The infrared machine is a last resort. His normal tonic, which he relies upon every day, is the eight healthy cannabis plants in a tall black grow tent just inside the apartment’s door.

Barrow was born with a diaphragmatic hernia, a rare and serious birth defect that required immediate surgery in order to keep him alive and put his internal organs in their proper order. One of the most common results of the condition is difficulty breathing. To this day, Barrow’s words come between audible wheezes.

In 2007, internal bleeding, the cause of which doctors never identified, necessitated further “experimental” surgery. The results left Barrow’s midsection looking “like a hot-cross bun,” he explained to me. The procedure, he said, also didn’t do much at all to assuage his constant pain.

What follows is a familiar story to many who’ve discovered the healing power of cannabis before their elected officials did. Barrow’s doctors prescribed him a series of pharmaceuticals, including powerful opioid-based painkillers. The pills and patches took care of some of the pain, but only some. They also left him zonked out on the couch or “so sick I was throwing up every few hours” and withering away to a dangerously thin 98 pounds, he said.

Only cannabis offered relief from pain while also enabling him to work, make music, and eat. In short, he told me, the plant let him function.

For Barrow, it was no exaggeration to say cannabis literally kept him alive.

Cannabis is illegal in the United Kingdom in every form save one: a relatively new pharmaceutical called Sativex that still requires special physician approval to receive—permission Barrow didn’t receive until he started a Change.org petition. Finding that dealing with street peddlers was too daunting, Barrow resorted to growing everything he smokes.

Before moving to London, Barrow worked as a bartender in Manchester. He’d tend bar in London today if he could, he told me, and he’s tried—but without fail, he said, employers learn about his health issues, his cannabis use, or both, and turn him away.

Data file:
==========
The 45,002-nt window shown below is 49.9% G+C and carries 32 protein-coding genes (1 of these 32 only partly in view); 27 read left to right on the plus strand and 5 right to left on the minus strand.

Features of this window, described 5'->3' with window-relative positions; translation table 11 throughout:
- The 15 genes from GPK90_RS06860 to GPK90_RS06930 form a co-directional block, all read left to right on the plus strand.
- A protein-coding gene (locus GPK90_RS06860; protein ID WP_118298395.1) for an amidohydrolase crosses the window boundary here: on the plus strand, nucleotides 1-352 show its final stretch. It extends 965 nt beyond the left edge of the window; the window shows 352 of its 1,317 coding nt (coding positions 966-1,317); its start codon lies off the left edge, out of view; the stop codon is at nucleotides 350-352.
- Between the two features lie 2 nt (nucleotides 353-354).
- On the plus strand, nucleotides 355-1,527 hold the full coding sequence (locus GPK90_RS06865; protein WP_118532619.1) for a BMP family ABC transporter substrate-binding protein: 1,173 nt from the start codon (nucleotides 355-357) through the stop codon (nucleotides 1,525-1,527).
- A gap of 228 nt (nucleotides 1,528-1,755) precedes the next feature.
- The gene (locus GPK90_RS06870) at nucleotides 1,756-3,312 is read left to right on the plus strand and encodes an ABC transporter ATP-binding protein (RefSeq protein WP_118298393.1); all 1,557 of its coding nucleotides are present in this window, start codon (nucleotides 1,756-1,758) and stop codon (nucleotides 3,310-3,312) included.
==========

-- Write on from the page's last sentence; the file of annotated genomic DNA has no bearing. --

In 2015, Barrow made the mistake of mentioning to an National Health Service worker how well cannabis was working for his pain. The report, he said, made its way from the NHS to the public benefits office—and Barrow was kicked off disability.

Not long after, his mother died. He spent his inheritance—all of it—on a year’s worth of rent. The plants became not only a source of medicine but a source of income, and they don’t produce much: a few ounces every couple of months, good for a few hundred quid. That, he explained to me while tucking into his dinner of a £2 frozen pizza, is what he had to live on. (Not long after our visit, just before the tea party outside Parliament, Barrow was able to resume disability. In Britain, services like that are administered locally, and a fresh application to the Hackney council wasn’t flagged for past denials, he explained.)

For Barrow, it was no exaggeration to say cannabis literally kept him alive: housed, fed, making music, and functioning—if occasionally in so much pain he has to run the infrared device. But the laws on the books make him a criminal.

“I’ve exhausted all their methods,” he said. “I’ve tried all the drugs they have to offer. Others work, but this is the only thing that doesn’t make me sick.”